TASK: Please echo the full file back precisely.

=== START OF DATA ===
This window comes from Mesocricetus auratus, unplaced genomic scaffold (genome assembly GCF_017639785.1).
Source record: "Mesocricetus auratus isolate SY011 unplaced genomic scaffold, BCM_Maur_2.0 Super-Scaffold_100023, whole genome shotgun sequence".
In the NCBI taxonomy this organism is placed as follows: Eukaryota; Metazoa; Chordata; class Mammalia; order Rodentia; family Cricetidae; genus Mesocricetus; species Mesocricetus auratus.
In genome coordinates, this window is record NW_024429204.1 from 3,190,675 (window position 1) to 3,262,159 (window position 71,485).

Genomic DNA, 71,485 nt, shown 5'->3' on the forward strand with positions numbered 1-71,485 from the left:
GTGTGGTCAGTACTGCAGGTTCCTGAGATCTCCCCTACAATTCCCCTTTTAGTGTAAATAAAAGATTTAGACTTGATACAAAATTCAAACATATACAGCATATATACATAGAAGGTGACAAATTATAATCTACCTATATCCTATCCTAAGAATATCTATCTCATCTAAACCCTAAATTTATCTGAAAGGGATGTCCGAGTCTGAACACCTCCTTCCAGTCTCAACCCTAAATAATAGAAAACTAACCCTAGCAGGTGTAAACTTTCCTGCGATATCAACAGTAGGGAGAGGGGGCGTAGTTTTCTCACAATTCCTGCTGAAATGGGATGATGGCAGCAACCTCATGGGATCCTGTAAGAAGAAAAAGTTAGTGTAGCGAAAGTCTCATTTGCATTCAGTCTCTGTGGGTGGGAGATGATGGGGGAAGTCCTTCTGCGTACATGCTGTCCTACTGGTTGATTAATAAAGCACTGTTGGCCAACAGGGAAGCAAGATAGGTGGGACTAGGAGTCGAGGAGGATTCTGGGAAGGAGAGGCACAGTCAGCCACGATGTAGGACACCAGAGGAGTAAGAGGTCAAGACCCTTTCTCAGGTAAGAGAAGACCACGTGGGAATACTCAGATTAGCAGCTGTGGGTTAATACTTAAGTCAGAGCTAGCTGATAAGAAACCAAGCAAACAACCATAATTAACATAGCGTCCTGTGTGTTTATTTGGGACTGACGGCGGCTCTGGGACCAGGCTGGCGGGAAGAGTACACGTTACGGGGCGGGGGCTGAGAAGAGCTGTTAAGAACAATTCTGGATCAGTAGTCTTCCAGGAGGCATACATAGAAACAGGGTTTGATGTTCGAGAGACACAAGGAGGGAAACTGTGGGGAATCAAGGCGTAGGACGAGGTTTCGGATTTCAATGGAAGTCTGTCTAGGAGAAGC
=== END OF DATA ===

This window comes from Mesocricetus auratus, unplaced genomic scaffold (genome assembly GCF_017639785.1).
Source record: "Mesocricetus auratus isolate SY011 unplaced genomic scaffold, BCM_Maur_2.0 Super-Scaffold_100023, whole genome shotgun sequence".
In the NCBI taxonomy this organism is placed as follows: Eukaryota; Metazoa; Chordata; class Mammalia; order Rodentia; family Cricetidae; genus Mesocricetus; species Mesocricetus auratus.
In genome coordinates, this window is record NW_024429204.1 from 3,190,675 (window position 1) to 3,262,159 (window position 71,485).

Genomic DNA, 71,485 nt, shown 5'->3' on the forward strand with positions numbered 1-71,485 from the left:
GTGTGGTCAGTACTGCAGGTTCCTGAGATCTCCCCTACAATTCCCCTTTTAGTGTAAATAAAAGATTTAGACTTGATACAAAATTCAAACATATACAGCATATATACATAGAAGGTGACAAATTATAATCTACCTATATCCTATCCTAAGAATATCTATCTCATCTAAACCCTAAATTTATCTGAAAGGGATGTCCGAGTCTGAACACCTCCTTCCAGTCTCAACCCTAAATAATAGAAAACTAACCCTAGCAGGTGTAAACTTTCCTGCGATATCAACAGTAGGGAGAGGGGGCGTAGTTTTCTCACAATTCCTGCTGAAATGGGATGATGGCAGCAACCTCATGGGATCCTGTAAGAAGAAAAAGTTAGTGTAGCGAAAGTCTCATTTGCATTCAGTCTCTGTGGGTGGGAGATGATGGGGGAAGTCCTTCTGCGTACATGCTGTCCTACTGGTTGATTAATAAAGCACTGTTGGCCAACAGGGAAGCAAGATAGGTGGGACTAGGAGTCGAGGAGGATTCTGGGAAGGAGAGGCACAGTCAGCCACGATGTAGGACACCAGAGGAGTAAGAGGTCAAGACCCTTTCTCAGGTAAGAGAAGACCACGTGGGAATACTCAGATTAGCAGCTGTGGGTTAATACTTAAGTCAGAGCTAGCTGATAAGAAACCAAGCAAACAACCATAATTAACATAGCGTCCTGTGTGTTTATTTGGGACTGACGGCGGCTCTGGGACCAGGCTGGCGGGAAGAGTACACGTTACGGGGCGGGGGCTGAGAAGAGCTGTTAAGAACAATTCTGGATCAGTAGTCTTCCAGGAGGCATACATAGAAACAGGGTTTGATGTTCGAGAGACACAAGGAGGGAAACTGTGGGGAATCAAGGCGTAGGACGAGGTTTCGGATTTCAATGGAAGTCTGTCTAGGAGAAGC